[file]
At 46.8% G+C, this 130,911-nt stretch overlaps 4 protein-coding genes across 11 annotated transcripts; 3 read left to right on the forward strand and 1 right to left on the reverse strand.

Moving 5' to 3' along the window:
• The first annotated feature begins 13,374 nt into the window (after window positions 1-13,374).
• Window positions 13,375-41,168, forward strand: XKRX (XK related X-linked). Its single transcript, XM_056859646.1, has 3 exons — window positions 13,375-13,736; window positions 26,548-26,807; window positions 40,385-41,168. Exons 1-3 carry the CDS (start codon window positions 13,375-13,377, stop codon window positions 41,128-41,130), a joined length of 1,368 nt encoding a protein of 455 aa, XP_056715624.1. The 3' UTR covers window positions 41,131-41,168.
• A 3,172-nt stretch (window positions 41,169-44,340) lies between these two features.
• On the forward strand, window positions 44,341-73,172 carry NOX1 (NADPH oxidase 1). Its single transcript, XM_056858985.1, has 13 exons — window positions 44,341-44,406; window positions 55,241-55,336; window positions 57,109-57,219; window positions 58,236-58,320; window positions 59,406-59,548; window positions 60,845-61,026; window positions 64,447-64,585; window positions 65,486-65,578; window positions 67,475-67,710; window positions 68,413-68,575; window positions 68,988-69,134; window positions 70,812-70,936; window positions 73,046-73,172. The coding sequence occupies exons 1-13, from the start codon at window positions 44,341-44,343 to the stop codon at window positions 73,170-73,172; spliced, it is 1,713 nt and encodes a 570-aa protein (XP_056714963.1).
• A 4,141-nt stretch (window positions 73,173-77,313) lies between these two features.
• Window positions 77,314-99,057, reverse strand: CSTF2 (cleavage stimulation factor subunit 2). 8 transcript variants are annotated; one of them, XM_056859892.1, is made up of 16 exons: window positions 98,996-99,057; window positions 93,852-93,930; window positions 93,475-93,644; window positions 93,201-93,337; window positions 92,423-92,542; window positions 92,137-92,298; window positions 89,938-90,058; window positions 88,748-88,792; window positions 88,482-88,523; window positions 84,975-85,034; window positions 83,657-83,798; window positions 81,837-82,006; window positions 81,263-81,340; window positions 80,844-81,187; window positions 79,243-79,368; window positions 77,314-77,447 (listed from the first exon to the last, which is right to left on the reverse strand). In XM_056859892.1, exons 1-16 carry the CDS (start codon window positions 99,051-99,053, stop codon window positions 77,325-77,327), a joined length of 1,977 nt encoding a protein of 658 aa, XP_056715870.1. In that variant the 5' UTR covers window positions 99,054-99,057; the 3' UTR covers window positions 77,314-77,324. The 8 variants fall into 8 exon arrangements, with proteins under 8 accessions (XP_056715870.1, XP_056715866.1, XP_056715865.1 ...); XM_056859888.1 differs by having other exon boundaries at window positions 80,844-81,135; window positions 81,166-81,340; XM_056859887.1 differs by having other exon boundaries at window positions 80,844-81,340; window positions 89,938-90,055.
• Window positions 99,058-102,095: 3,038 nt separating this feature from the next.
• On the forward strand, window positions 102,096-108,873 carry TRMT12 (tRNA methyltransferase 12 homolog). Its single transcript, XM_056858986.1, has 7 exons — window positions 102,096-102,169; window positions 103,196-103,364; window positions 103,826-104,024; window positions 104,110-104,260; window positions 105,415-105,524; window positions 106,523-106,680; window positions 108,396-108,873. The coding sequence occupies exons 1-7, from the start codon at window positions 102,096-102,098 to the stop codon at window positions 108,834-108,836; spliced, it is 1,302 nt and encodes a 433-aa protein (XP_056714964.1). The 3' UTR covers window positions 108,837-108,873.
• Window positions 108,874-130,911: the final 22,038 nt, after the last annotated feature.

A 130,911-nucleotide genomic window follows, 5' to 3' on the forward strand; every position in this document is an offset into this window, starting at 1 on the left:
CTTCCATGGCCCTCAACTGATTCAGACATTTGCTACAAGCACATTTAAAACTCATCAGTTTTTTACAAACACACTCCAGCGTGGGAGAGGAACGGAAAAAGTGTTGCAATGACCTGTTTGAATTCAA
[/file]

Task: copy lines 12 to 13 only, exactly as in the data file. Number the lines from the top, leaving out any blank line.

A 130,911-nucleotide genomic window follows, 5' to 3' on the forward strand; every position in this document is an offset into this window, starting at 1 on the left:
CTTCCATGGCCCTCAACTGATTCAGACATTTGCTACAAGCACATTTAAAACTCATCAGTTTTTTACAAACACACTCCAGCGTGGGAGAGGAACGGAAAAAGTGTTGCAATGACCTGTTTGAATTCAA